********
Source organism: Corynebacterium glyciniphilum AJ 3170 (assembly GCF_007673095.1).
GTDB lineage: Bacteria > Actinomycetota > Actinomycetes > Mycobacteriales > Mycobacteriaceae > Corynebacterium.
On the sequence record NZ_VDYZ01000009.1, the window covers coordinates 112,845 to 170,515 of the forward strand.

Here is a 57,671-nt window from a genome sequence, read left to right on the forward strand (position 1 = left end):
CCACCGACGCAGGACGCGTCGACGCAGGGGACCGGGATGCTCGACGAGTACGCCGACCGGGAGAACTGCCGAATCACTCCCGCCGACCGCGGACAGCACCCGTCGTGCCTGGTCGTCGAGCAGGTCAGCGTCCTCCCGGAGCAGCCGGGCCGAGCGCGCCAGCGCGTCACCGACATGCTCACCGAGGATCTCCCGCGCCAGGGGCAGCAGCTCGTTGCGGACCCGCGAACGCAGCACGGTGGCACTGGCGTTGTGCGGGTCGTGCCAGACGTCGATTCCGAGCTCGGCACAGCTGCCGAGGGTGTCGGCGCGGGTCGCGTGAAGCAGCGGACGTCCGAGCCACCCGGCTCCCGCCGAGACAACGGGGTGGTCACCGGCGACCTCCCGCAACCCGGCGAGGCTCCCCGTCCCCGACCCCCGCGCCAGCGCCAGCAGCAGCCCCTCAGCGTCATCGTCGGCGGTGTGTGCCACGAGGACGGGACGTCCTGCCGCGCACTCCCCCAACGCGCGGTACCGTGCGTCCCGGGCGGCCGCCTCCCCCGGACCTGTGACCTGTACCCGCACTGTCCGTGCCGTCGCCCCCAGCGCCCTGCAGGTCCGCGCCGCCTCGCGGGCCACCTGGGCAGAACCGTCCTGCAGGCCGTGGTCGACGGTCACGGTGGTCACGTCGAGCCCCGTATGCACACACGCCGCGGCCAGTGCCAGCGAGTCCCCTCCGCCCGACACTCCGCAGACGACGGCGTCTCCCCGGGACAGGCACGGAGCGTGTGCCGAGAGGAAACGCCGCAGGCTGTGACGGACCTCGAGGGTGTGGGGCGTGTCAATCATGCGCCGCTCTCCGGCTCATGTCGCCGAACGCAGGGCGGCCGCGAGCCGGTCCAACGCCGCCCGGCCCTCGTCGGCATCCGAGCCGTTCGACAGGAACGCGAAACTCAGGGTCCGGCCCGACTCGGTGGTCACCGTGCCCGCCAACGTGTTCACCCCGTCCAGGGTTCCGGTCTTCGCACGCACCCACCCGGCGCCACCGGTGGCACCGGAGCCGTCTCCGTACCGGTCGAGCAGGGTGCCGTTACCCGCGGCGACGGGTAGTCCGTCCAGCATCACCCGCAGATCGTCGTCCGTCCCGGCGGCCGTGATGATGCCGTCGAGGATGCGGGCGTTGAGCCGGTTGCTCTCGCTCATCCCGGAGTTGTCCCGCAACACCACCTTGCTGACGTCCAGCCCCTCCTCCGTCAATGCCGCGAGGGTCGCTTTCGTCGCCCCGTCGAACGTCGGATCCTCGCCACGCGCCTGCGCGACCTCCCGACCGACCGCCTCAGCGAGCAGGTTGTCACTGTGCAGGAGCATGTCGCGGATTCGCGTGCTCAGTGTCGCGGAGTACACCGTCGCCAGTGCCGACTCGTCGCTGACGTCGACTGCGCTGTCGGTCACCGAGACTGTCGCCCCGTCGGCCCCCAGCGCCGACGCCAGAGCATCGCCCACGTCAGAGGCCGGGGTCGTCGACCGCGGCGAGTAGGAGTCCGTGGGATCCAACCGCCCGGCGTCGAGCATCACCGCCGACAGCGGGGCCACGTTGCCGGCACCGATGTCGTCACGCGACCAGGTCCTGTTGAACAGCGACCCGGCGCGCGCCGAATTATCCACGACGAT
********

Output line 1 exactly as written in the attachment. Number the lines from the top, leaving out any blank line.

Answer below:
Source organism: Corynebacterium glyciniphilum AJ 3170 (assembly GCF_007673095.1).